In what is believed to be a first for a world division of the Seventh-day Adventist Church, an estimated 4,000 pastors from the entire South American Division have gathered in Foz de Iguacu, Paraná, Brazil, for a ministerial conference and training event. (Usually, such events are held at the conference or union level.) A globally sourced group of speakers and instructors are anticipated. The Adventist Review will share frequent updates here.

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Testimony, Dedication Highlight
Ministerial Council

‘Vehicle of Hope’ rolls onstage

BY FELIPE LEMOS, South American Division, reporting from Foz do Iguaçu, Brazil

Exciting testimonies and the commitment to revival and restoration were highlights of the third day of the 2011 “United in Hope” South American Division Ministerial Council, taking place in Foz do Iguaçu, Brazil.

One of Brazil’s most emblematic vehicles, the “Fusca” (a local clone of the Volkswagen “Beetle”), drew cheers when brought onstage decorated as a “Fusca de Esperança,” or Vehicle of Hope. Behind the car lies a story of redemption and praise.

Inside were Nivaldo Silva and Neidiane Aparecida de Moura e Silva, a couple from the city of Mozart, in state of Goias, part of the church’s Midwest Brazil Union. Nivaldo, an alcoholic whose life was unhappy, came across the DVD Bible study “The Great Controversy,” presented by Pastor Luis Gonçalves.

VEHICLE OF HOPE: A Brazilian "clone" of the famed Volkswagen "Beetle" automobile, called a "Fusca," is now a vehicle of hope in Brazil. Here, Nivaldo Silva and Neidiane Aparecida de Moura e Silva, both of Mozart, in the Brazilian state of Goias, emerge from the car onstage at the South American Division Ministerial Conference to demonstrate God's transforming power. Through DVD Bible studies, Nivaldo, an alcoholic, and his wife were converted and joined the Seventh-day Adventist Church. [Photo: Felipe Lemos/SAD]
Through this material, and by the influence of the Holy Spirit, he and his family came to the knowledge of the Bible and were baptized. Today, Nivaldo and Neidiane use this vehicle to bring messages of hope and listening to city residents.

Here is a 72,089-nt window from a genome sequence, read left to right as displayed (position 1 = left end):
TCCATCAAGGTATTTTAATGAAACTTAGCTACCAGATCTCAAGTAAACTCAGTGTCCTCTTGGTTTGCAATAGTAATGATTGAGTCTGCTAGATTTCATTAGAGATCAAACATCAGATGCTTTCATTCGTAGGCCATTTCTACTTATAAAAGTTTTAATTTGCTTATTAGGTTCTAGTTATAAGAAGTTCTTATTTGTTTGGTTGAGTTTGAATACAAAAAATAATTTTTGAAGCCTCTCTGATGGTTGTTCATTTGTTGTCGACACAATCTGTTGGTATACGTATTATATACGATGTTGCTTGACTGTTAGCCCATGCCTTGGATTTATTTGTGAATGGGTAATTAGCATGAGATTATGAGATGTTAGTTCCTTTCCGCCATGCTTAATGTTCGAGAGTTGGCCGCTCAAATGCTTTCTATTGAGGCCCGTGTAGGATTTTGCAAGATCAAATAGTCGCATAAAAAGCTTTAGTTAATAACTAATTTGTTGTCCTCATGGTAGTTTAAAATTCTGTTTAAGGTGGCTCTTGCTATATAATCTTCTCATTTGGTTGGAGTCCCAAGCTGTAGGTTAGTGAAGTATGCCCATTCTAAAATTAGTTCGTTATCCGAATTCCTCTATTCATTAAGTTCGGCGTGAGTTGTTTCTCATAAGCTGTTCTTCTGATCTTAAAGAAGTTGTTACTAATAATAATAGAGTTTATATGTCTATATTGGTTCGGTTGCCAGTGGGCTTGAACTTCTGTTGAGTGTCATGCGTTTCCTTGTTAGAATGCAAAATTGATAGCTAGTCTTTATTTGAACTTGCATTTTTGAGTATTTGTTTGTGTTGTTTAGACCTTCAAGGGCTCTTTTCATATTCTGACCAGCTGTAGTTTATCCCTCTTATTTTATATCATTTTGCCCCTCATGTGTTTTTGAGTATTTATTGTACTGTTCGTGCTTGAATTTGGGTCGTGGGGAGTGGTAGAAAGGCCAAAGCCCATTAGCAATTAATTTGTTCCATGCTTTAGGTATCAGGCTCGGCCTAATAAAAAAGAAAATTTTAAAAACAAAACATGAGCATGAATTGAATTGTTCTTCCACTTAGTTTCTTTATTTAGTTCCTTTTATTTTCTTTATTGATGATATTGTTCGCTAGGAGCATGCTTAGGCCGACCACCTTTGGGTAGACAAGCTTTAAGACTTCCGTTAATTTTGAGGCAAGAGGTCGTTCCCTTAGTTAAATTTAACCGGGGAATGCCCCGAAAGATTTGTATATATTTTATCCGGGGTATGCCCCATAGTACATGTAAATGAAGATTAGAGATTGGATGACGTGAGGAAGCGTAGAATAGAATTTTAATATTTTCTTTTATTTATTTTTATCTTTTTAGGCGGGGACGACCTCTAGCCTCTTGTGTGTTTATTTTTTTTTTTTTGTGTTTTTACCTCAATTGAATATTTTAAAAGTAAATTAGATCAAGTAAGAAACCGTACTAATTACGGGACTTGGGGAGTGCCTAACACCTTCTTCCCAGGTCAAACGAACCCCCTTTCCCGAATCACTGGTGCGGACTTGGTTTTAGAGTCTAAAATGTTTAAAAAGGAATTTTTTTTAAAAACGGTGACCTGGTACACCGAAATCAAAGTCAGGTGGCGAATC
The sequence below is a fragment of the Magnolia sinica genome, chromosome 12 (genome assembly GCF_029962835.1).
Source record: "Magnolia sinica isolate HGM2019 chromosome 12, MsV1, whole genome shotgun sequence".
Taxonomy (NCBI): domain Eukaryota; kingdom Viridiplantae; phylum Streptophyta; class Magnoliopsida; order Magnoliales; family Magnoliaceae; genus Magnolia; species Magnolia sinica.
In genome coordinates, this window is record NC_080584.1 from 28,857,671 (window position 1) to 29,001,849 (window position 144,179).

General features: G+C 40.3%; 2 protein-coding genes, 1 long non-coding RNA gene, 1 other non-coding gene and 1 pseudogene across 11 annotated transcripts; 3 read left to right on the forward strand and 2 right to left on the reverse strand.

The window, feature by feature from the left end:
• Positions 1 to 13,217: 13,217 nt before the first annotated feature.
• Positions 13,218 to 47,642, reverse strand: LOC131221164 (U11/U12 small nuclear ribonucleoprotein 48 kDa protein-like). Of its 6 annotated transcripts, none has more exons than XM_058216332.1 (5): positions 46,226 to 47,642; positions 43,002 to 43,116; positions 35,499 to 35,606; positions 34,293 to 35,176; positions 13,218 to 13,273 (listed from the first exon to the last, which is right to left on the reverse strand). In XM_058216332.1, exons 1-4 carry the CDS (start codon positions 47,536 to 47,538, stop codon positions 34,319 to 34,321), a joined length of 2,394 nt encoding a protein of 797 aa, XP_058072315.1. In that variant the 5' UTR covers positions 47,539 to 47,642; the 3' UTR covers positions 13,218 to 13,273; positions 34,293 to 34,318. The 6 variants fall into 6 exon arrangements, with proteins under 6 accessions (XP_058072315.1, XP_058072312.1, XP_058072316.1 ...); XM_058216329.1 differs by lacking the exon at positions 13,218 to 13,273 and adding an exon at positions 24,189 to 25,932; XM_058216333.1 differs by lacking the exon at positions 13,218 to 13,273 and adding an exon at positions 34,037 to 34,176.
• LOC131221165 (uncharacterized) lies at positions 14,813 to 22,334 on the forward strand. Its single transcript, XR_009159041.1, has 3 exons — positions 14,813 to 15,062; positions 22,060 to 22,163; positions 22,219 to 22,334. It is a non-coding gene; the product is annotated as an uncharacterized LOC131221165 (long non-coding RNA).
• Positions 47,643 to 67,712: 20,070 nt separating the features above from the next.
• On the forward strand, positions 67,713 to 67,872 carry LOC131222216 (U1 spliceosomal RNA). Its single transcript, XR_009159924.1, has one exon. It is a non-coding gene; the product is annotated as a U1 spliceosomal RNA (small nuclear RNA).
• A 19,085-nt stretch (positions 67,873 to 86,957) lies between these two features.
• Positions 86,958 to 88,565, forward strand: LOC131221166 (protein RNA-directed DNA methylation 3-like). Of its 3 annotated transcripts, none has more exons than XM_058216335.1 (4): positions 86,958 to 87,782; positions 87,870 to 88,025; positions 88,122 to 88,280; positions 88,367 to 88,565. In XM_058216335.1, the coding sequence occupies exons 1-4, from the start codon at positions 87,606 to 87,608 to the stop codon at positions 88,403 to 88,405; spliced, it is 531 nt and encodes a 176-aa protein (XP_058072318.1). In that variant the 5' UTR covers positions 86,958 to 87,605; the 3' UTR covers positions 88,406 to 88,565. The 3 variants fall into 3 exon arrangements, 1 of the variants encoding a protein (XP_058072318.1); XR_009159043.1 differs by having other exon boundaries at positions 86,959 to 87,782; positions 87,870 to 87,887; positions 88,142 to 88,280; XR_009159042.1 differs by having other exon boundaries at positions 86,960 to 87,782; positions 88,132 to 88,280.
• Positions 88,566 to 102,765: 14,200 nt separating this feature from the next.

The evening meeting was marked by other reports. Paraguay, now its own union, had its group of pastors. Area church president, pastor Ignacio Kalbermatter said these workers were those who "grow the Adventist work in this country."

The Brazilian Union (UEB), comprising the states of Rio de Janeiro, Minas Gerais and Espirito Santo, showed a quick overview of Adventism in a territory with 161,000 members and 834 congregations.

In northern Brazil, the report recalled the history of pioneering left by American missionary Leo Halliwel, founder of the “Lighthouse” outreach project, which was recently reactivated in the Amazon region. According to Pastor Leonino Santiago, who heads the Adventist Church for the states of Pará, Amapá and Maranhão, there is one Adventist for every 82 inhabitants, an impressive proportion.

Pastor Leonel Lozano, president of the Adventist church in Ecuador, and other ministers, came on stage dressed in traditional costumes and presented a song featuring the equatorial nation. A highlight of the Ecuadorean report was the story of a literature evangelist who has helped dozens of people make a decision to follow Jesus; he has helped plant 21 churches.

The day began with a powerful sermon by Derek Morris, MINISTRY magazine editor and associate secretary of the General Conference Ministerial Association. After noting the "harvest is plentiful but the laborers are few, so we must beg, beg, [and] call for unity in the Spirit," the Adventist world church president, Pastor Ted Wilson and South American president, pastor Erton Köhler, with his wife, Adriene, stood in response. Next to stand were the 88 presidents of the Adventist Church's administrative offices in eight South American countries, all to reaffirm their commitment to God.

After that, some four thousand pastors also stood in response to the call for a new revival of their ministry.

Centering his message on John 4, Morris emphasized that each minister should look to their own city, village, or district to find the harvest that is preparing.

Morris noted that after her encounter with Christ, "the Samaritan woman returned to the town of Sychar to give living witness to her transformation. The woman ran to tell, tell, [and] announce the miracle," he said.

From the Greek, Morris analyzed the words "pray ye therefore the Lord of the harvest to send workers."

“This means," he said, “to plead [with God] to launch out. Praying from the depths of the soul." And he asked: "What if all of us were to pray like this?" He answered: "God would put us in the right place, where people are blessed and transformed."





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